NYC’s specialized high schools are well known for their elite academics, but also heavily criticized for their lack of diversity. Indeed, girls and, most starkly, Black and Latino students are under-represented at the schools. A central question has been the extent to which the schools’ admissions policy—which admits students solely based on their performance on the Specialized High School Admissions Test (SHSAT)—is to blame.
This brief examines students’ pathways from middle school to matriculation at a specialized high school, and simulates the effects of various admissions criteria that have been proposed as alternatives to the current policy. Analyzing data from 2005 to 2013, we found that while the SHSAT is (by design) the most important factor determining who attends the specialized high schools, it is not the only factor. Many students—including many high-achieving students—do not take the SHSAT at all, and some of those offered admission decide to go to high school elsewhere.
Even when comparing students with the same level of prior academic achievement (based on state tests), we noted disparities at each stage of the pathway into a specialized school. For example, among students with comparable prior achievement, girls and Latinos were less likely to take the SHSAT. And girls, Latino, and Black students who took the test were less likely to receive an offer of admission. These findings suggest that there are opportunities to increase access, even within the confines of SHSAT-based admissions. Interventions that ensure that well-qualified students sit for the SHSAT—and have adequate resources to prepare for it—could help make the specialized schools more diverse.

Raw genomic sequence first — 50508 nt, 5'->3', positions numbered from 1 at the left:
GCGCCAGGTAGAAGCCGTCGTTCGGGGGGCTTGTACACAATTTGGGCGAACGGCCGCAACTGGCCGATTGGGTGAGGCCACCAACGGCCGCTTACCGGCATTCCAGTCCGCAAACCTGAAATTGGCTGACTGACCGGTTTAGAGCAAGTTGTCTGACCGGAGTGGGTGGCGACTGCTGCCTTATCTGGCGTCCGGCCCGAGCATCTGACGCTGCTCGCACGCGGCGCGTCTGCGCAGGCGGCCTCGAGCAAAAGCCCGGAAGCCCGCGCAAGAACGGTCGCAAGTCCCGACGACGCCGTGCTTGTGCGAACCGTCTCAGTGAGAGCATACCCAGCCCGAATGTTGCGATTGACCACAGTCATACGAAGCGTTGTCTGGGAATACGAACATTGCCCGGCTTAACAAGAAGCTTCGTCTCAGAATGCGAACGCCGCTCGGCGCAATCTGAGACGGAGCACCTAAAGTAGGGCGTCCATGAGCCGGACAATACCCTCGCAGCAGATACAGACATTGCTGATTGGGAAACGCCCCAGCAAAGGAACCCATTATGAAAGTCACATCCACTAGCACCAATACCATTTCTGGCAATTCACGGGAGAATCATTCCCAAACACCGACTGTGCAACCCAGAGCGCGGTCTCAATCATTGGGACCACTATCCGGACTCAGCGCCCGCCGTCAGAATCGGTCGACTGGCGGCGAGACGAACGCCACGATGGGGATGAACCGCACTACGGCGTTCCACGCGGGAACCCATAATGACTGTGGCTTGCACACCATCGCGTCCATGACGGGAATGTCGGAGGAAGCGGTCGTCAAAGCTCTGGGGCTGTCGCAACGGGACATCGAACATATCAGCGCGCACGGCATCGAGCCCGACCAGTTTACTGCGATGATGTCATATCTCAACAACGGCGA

Many critics argue that the best way to ensure more equitable access to the specialized schools is to change the admissions policy. But, until now, there has been little evidence about how proposed changes would alter the composition of NYC’s specialized high schools. We examined the likely impact of six alternate admissions rules, based on criteria other than the SHSAT, including state test scores, grades, and attendance. In general, we found that these rules would increase the share of Latino, White, and female students admitted. But, most of them would not appreciably increase the share of Black students admitted nor reduce the concentration of offers in a small number of middle schools. The one exception was a rule that guarantees admission to all students across the City who are in the top 10 percent of their middle school (this rule would substantially increase diversity, but would also reduce incoming achievement levels, particularly in math).
Overall, our findings show that the disparities in the specialized high schools largely reflect system-wide inequalities. By any standardized measure, Black, Latino and low-income students are under-represented among the City’s “highest achievers.” Future Research Alliance work will dig into these systemic inequalities, aiming to identify strategies to expand access for traditionally disadvantaged students.